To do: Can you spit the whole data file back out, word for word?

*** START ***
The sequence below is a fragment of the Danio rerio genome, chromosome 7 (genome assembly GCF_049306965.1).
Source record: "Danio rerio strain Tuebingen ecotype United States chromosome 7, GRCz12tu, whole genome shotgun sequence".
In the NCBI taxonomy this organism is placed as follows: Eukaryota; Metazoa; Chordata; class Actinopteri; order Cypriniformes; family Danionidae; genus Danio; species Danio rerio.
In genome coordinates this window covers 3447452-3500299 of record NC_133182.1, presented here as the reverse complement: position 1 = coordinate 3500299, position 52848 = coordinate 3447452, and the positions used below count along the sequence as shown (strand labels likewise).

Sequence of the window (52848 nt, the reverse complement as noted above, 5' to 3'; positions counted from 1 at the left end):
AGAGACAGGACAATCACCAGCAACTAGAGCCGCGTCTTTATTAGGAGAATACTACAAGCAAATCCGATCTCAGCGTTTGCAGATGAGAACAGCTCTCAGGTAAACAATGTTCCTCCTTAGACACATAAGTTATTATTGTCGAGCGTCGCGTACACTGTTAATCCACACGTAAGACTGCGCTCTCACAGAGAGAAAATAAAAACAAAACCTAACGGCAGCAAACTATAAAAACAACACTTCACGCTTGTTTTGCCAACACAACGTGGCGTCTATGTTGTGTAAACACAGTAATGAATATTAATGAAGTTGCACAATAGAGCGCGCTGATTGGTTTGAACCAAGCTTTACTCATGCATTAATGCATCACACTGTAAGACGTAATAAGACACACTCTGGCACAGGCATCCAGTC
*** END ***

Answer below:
The sequence below is a fragment of the Danio rerio genome, chromosome 7 (genome assembly GCF_049306965.1).
Source record: "Danio rerio strain Tuebingen ecotype United States chromosome 7, GRCz12tu, whole genome shotgun sequence".
In the NCBI taxonomy this organism is placed as follows: Eukaryota; Metazoa; Chordata; class Actinopteri; order Cypriniformes; family Danionidae; genus Danio; species Danio rerio.
In genome coordinates this window covers 3447452-3500299 of record NC_133182.1, presented here as the reverse complement: position 1 = coordinate 3500299, position 52848 = coordinate 3447452, and the positions used below count along the sequence as shown (strand labels likewise).

Sequence of the window (52848 nt, the reverse complement as noted above, 5' to 3'; positions counted from 1 at the left end):
AGAGACAGGACAATCACCAGCAACTAGAGCCGCGTCTTTATTAGGAGAATACTACAAGCAAATCCGATCTCAGCGTTTGCAGATGAGAACAGCTCTCAGGTAAACAATGTTCCTCCTTAGACACATAAGTTATTATTGTCGAGCGTCGCGTACACTGTTAATCCACACGTAAGACTGCGCTCTCACAGAGAGAAAATAAAAACAAAACCTAACGGCAGCAAACTATAAAAACAACACTTCACGCTTGTTTTGCCAACACAACGTGGCGTCTATGTTGTGTAAACACAGTAATGAATATTAATGAAGTTGCACAATAGAGCGCGCTGATTGGTTTGAACCAAGCTTTACTCATGCATTAATGCATCACACTGTAAGACGTAATAAGACACACTCTGGCACAGGCATCCAGTC